Fringe Box



Hearty Performance of Pirates of Penzance in Woking

Published on: 17 Nov, 2012
Updated on: 17 Nov, 2012

The Pirates of Penzance, Rhoda McGaw Theatre, Woking

Reviewed by Charlotte Buchanan

The first time I saw the Pirates of Penzance it was performed by the D’Oyly Carte and the next time was a school production. So, to be honest, I didn’t know what to expect from the Woking Amateur Operatic Society (WAOS) version at all. But guess what? I heartily enjoyed it.

Woking Amateur Operatic Society performing Pirates of Penzance.

The WAOS has been running for nearly 40 years, staging two productions a year at the Rhoda McGaw Theatre in Woking. “Amateur” they may be but they’re a very experienced bunch and the experience shows. The Pirates of Penzance wasn’t perfect…but I can’t remember what any of the imperfections were so they clearly didn’t spoil my enjoyment!

Director Nick Murza moved the Victorian opera into the 1930s, setting a scene reminiscent of a vintage seaside poster and peopling it with endearing caricatures. The leading actors were very well cast: Anthony Batchelor, playing the apprentice pirate Frederic, and Claire Harvey, his beloved Mabel, both stood out as exceptional performers with strong singing voices and a great feel for a ridiculous Gilbert and Sullivan plot.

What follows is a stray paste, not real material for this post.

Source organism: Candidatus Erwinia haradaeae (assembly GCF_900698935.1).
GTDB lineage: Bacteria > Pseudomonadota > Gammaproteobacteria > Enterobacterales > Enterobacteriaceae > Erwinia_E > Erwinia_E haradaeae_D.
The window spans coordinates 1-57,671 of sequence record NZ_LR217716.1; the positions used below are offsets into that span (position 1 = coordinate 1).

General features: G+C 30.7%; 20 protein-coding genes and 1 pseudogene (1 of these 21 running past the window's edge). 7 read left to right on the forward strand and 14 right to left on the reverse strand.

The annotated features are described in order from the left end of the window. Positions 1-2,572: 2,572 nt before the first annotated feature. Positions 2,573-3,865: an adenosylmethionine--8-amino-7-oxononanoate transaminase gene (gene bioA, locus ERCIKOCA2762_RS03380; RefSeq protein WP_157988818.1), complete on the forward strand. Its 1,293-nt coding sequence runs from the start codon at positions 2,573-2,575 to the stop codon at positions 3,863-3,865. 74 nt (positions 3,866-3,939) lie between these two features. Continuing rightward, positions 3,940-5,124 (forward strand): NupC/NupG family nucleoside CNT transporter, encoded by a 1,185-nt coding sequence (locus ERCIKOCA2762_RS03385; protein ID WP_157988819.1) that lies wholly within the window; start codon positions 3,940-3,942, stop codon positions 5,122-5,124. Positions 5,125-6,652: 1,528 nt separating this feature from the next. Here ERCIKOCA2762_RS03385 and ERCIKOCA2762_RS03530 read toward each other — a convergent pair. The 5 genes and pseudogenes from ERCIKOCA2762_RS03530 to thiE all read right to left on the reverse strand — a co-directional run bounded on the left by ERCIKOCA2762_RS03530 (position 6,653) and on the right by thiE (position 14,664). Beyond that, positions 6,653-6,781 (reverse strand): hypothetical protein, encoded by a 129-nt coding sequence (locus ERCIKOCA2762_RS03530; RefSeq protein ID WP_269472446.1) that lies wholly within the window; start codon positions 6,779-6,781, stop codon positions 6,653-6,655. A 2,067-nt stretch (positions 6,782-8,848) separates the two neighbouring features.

Gilbert and Sullivan wrote The Pirates of Penzance in 1879; a love story with a background of bizarre mixups, orphaned pirates, leap year birthdays and senses of duty. It also has some of the most famous G&S songs including “I am the very model of a modern Major-General” which was pulled off rather well by Norman Holden. Holden created a most hilarious dodderiness for the Major-General, holding the audience captive and never dropping his character for a moment.

Other notable performances came from David Methven as Ruth, the coquettishly revolting pirates’ maid (he managed better and longer in high heels than I ever have!) and Hannah Kitchener, also in drag as the Sergeant of Police, authoritative, terrified and very, very funny.

The efforts of musical director Lindsay Macaulay were clearly paying off. She conducted the seven-piece band (not the full-size orchestra Sullivan had written for!) and  – thank goodness – was able to defend herself from the pirates with her trusty wooden spoon. Phew!

WAOS is a step up from the usual amateur fare and its production of the Pirates of Penzance is well-rehearsed but still fresh and funny. All in all, a great night out!

The final show is tonight (Saturday, November 17). Box office: 01483 545999.


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